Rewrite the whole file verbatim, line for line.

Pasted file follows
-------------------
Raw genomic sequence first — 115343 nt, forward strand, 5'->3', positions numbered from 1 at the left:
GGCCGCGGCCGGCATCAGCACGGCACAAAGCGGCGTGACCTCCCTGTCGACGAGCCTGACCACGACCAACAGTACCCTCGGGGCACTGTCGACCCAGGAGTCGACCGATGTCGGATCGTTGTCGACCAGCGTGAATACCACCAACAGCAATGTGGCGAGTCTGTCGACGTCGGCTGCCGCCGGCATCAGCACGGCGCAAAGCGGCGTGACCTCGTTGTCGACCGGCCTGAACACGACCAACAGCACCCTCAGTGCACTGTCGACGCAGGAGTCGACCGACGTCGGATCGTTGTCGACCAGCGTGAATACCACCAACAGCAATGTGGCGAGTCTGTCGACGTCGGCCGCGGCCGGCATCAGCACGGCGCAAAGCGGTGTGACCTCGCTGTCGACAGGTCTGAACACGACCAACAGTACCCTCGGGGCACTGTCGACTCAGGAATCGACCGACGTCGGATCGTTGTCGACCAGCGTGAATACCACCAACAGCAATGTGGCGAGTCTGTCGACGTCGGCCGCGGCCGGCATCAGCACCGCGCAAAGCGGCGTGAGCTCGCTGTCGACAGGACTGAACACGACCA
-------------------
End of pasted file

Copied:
Raw genomic sequence first — 115343 nt, forward strand, 5'->3', positions numbered from 1 at the left:
GGCCGCGGCCGGCATCAGCACGGCACAAAGCGGCGTGACCTCCCTGTCGACGAGCCTGACCACGACCAACAGTACCCTCGGGGCACTGTCGACCCAGGAGTCGACCGATGTCGGATCGTTGTCGACCAGCGTGAATACCACCAACAGCAATGTGGCGAGTCTGTCGACGTCGGCTGCCGCCGGCATCAGCACGGCGCAAAGCGGCGTGACCTCGTTGTCGACCGGCCTGAACACGACCAACAGCACCCTCAGTGCACTGTCGACGCAGGAGTCGACCGACGTCGGATCGTTGTCGACCAGCGTGAATACCACCAACAGCAATGTGGCGAGTCTGTCGACGTCGGCCGCGGCCGGCATCAGCACGGCGCAAAGCGGTGTGACCTCGCTGTCGACAGGTCTGAACACGACCAACAGTACCCTCGGGGCACTGTCGACTCAGGAATCGACCGACGTCGGATCGTTGTCGACCAGCGTGAATACCACCAACAGCAATGTGGCGAGTCTGTCGACGTCGGCCGCGGCCGGCATCAGCACCGCGCAAAGCGGCGTGAGCTCGCTGTCGACAGGACTGAACACGACCA